Definition: a claw-like deformity of a toe, usually the second or third, in which there is flexion of the second and third interphalangeal joints
Medical terminology: hammer toe, claw toe, mallet toe
What is a hammer toe?
Hammertoe is a contracture of the little joints (interphalangeal joints) of the toes and is common in the second, third, fourth, or fifth toes. The claw-like deformity can cause abnormal pressure on the toe when wearing shoes, causing problems to develop.
Hammertoes usually start out as a flexible deformity with mild to no symptoms that can often be managed with non-invasive measures. Because of the progressive nature of hammertoes, hammertoes get progressively worse over time. If left untreated, hammertoes can become more rigid and will not respond to non-invasive, conservative treatment.
Common symptoms of hammer toes
- Difficulty wearing certain shoes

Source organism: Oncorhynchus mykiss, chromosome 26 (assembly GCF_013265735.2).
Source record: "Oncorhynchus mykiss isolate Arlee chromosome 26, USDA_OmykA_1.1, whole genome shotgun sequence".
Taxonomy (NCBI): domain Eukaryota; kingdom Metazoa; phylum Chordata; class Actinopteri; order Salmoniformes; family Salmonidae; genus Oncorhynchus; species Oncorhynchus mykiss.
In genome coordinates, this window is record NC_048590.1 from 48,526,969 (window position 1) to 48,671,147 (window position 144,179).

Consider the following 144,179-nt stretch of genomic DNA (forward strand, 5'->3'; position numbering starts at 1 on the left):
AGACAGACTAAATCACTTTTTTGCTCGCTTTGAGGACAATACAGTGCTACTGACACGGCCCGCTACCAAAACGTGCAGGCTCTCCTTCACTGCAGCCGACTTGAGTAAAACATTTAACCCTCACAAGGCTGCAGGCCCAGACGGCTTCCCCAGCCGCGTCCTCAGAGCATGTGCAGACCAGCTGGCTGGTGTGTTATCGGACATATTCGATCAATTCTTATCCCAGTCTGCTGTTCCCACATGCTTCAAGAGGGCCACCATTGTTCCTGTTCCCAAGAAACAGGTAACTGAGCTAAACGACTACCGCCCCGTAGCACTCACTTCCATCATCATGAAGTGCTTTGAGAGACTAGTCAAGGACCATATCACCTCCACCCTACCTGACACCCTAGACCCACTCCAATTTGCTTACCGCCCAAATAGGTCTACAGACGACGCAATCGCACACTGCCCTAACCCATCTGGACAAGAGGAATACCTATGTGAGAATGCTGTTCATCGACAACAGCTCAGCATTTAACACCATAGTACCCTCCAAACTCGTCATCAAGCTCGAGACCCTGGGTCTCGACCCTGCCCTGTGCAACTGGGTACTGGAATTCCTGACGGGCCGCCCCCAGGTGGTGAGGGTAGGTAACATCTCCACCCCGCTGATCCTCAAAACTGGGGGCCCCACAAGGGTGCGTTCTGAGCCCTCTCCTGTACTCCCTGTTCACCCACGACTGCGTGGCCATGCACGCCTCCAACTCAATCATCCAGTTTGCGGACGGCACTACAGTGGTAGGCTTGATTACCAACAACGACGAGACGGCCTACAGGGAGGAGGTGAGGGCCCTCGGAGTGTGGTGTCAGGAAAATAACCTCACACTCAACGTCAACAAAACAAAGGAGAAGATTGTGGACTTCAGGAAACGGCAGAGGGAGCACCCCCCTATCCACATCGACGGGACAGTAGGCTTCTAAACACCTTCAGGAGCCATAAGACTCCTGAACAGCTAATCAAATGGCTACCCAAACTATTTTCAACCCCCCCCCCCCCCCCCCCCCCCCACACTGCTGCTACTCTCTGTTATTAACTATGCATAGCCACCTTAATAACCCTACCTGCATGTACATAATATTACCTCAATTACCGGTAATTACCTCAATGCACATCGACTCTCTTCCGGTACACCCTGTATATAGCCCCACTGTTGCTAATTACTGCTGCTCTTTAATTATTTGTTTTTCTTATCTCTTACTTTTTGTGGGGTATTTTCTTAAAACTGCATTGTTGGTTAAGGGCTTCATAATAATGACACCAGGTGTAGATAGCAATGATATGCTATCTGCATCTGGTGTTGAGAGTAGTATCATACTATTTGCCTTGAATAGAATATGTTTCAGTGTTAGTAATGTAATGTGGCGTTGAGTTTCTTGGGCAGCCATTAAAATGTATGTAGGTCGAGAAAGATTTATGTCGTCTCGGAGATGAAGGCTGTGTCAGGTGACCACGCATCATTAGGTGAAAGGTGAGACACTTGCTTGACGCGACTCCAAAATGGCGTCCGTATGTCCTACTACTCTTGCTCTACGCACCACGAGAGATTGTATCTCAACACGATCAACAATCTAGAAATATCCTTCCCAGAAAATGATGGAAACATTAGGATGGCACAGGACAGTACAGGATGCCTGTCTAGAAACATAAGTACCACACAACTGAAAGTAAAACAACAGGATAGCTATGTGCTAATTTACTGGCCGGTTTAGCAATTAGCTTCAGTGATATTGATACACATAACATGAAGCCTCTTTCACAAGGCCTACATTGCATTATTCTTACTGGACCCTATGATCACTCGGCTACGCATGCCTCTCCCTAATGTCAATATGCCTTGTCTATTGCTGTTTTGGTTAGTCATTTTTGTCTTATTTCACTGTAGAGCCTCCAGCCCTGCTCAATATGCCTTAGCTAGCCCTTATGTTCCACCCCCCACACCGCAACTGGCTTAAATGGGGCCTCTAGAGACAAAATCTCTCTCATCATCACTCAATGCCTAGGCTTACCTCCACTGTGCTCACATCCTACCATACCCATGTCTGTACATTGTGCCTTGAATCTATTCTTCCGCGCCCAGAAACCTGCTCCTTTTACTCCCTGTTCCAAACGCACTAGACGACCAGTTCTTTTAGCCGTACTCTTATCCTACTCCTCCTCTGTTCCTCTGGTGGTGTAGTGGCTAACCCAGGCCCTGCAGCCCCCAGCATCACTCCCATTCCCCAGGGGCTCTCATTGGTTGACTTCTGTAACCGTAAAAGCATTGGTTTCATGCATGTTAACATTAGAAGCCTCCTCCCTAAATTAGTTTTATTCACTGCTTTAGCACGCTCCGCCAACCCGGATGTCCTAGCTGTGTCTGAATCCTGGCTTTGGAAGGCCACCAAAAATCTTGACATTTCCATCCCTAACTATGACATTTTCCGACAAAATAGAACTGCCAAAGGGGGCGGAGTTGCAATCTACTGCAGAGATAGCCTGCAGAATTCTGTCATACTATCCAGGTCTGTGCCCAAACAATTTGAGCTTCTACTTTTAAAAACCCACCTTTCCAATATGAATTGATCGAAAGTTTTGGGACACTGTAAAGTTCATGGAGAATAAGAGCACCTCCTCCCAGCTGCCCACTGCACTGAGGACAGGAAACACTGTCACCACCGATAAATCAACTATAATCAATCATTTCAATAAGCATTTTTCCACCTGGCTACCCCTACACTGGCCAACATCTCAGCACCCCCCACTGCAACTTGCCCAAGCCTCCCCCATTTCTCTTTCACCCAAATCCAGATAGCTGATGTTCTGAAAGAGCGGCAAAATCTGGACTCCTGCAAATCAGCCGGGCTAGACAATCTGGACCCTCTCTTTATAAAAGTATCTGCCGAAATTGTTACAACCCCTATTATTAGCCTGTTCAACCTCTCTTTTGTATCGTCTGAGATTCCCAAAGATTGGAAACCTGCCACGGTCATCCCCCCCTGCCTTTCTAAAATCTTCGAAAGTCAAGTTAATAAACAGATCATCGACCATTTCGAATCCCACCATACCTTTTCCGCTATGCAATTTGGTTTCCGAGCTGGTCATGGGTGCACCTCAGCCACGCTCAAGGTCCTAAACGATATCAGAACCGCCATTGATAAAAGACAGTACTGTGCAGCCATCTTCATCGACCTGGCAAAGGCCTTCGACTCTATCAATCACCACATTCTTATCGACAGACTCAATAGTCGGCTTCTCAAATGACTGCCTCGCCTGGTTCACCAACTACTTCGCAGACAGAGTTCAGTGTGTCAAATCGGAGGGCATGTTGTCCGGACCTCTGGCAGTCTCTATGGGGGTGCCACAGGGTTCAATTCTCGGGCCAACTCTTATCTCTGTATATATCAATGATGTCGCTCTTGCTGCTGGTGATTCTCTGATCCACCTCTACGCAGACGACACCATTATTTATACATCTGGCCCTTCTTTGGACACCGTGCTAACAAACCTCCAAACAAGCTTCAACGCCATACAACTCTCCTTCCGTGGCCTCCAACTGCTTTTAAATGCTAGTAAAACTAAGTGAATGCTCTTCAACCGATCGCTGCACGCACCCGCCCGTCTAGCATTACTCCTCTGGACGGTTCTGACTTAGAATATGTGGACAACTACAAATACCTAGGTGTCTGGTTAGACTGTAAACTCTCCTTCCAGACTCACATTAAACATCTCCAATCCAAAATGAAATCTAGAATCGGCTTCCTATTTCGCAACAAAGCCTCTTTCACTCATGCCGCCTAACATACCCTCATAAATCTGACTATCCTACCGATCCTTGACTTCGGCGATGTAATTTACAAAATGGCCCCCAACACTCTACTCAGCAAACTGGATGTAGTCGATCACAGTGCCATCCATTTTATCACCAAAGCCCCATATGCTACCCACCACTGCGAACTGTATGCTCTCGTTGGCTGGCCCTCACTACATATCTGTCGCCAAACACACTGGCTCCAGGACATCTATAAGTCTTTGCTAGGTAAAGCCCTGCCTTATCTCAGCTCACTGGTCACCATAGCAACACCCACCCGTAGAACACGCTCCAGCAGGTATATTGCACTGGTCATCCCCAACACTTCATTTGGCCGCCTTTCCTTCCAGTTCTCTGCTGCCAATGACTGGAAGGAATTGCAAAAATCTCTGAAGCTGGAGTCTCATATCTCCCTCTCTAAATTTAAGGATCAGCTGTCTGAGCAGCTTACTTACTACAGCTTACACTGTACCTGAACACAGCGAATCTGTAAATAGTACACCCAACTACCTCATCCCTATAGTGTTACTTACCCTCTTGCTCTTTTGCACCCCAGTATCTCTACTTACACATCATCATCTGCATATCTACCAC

- Pain or irritation of the affected toe when wearing shoes
- Corns and calluses on the top of the toe, between toes, or on the ball of the foot
- Red, warm, swollen toe or a burning sensation
- Flexed, claw-like bending of the toe
- Open sores (ulcers) may form in more severe cases of hammertoe
What are common causes of a hammer toe?
Muscle/tendon imbalance caused by:
- Poor biomechanics of the foot
- Muscle atrophy (loss of muscle) due to diseases
- such as Diabetes, Charcot-Marie-Tooth (CMT)
- Bony changes due to conditions such as rheumatoid arthritis, osteoporosis
- Toes are forced in a cramped position
- Tight or narrow footwear
- Shoes are too small